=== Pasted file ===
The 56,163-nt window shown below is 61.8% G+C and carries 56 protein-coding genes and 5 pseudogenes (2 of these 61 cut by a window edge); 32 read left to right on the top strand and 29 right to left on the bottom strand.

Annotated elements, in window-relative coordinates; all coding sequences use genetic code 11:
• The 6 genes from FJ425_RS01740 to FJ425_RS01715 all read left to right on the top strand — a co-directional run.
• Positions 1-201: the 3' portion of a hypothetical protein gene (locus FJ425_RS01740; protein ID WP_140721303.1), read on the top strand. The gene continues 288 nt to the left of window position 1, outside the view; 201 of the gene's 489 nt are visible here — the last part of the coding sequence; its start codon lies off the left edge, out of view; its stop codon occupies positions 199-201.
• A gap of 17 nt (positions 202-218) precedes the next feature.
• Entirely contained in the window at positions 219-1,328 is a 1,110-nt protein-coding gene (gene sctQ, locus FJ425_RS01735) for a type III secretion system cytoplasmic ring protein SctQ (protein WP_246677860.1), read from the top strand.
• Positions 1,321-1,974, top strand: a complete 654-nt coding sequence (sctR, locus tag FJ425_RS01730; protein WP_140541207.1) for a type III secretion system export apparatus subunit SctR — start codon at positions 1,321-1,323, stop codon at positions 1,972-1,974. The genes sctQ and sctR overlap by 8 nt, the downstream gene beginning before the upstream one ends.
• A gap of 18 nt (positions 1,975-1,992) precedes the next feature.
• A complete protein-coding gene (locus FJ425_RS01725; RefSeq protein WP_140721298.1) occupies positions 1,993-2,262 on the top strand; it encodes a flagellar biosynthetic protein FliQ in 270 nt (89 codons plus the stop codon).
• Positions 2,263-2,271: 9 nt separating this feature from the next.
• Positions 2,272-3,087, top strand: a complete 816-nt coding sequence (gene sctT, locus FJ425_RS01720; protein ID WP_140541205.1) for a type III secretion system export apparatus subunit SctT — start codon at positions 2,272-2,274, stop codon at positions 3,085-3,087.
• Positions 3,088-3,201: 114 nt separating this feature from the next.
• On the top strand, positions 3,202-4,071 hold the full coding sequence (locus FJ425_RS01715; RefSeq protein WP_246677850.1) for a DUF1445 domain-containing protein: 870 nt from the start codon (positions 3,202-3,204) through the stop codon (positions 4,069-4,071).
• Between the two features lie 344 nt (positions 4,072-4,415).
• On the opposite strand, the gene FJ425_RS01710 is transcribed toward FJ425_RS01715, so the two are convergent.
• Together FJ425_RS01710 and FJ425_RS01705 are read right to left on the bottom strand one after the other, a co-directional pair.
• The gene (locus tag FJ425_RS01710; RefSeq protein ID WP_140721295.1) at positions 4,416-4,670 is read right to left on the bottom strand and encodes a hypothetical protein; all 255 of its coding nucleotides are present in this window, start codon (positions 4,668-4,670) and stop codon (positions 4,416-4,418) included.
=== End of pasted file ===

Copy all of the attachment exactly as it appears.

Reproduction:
The 56,163-nt window shown below is 61.8% G+C and carries 56 protein-coding genes and 5 pseudogenes (2 of these 61 cut by a window edge); 32 read left to right on the top strand and 29 right to left on the bottom strand.

Annotated elements, in window-relative coordinates; all coding sequences use genetic code 11:
• The 6 genes from FJ425_RS01740 to FJ425_RS01715 all read left to right on the top strand — a co-directional run.
• Positions 1-201: the 3' portion of a hypothetical protein gene (locus FJ425_RS01740; protein ID WP_140721303.1), read on the top strand. The gene continues 288 nt to the left of window position 1, outside the view; 201 of the gene's 489 nt are visible here — the last part of the coding sequence; its start codon lies off the left edge, out of view; its stop codon occupies positions 199-201.
• A gap of 17 nt (positions 202-218) precedes the next feature.
• Entirely contained in the window at positions 219-1,328 is a 1,110-nt protein-coding gene (gene sctQ, locus FJ425_RS01735) for a type III secretion system cytoplasmic ring protein SctQ (protein WP_246677860.1), read from the top strand.
• Positions 1,321-1,974, top strand: a complete 654-nt coding sequence (sctR, locus tag FJ425_RS01730; protein WP_140541207.1) for a type III secretion system export apparatus subunit SctR — start codon at positions 1,321-1,323, stop codon at positions 1,972-1,974. The genes sctQ and sctR overlap by 8 nt, the downstream gene beginning before the upstream one ends.
• A gap of 18 nt (positions 1,975-1,992) precedes the next feature.
• A complete protein-coding gene (locus FJ425_RS01725; RefSeq protein WP_140721298.1) occupies positions 1,993-2,262 on the top strand; it encodes a flagellar biosynthetic protein FliQ in 270 nt (89 codons plus the stop codon).
• Positions 2,263-2,271: 9 nt separating this feature from the next.
• Positions 2,272-3,087, top strand: a complete 816-nt coding sequence (gene sctT, locus FJ425_RS01720; protein ID WP_140541205.1) for a type III secretion system export apparatus subunit SctT — start codon at positions 2,272-2,274, stop codon at positions 3,085-3,087.
• Positions 3,088-3,201: 114 nt separating this feature from the next.
• On the top strand, positions 3,202-4,071 hold the full coding sequence (locus FJ425_RS01715; RefSeq protein WP_246677850.1) for a DUF1445 domain-containing protein: 870 nt from the start codon (positions 3,202-3,204) through the stop codon (positions 4,069-4,071).
• Between the two features lie 344 nt (positions 4,072-4,415).
• On the opposite strand, the gene FJ425_RS01710 is transcribed toward FJ425_RS01715, so the two are convergent.
• Together FJ425_RS01710 and FJ425_RS01705 are read right to left on the bottom strand one after the other, a co-directional pair.
• The gene (locus tag FJ425_RS01710; RefSeq protein ID WP_140721295.1) at positions 4,416-4,670 is read right to left on the bottom strand and encodes a hypothetical protein; all 255 of its coding nucleotides are present in this window, start codon (positions 4,668-4,670) and stop codon (positions 4,416-4,418) included.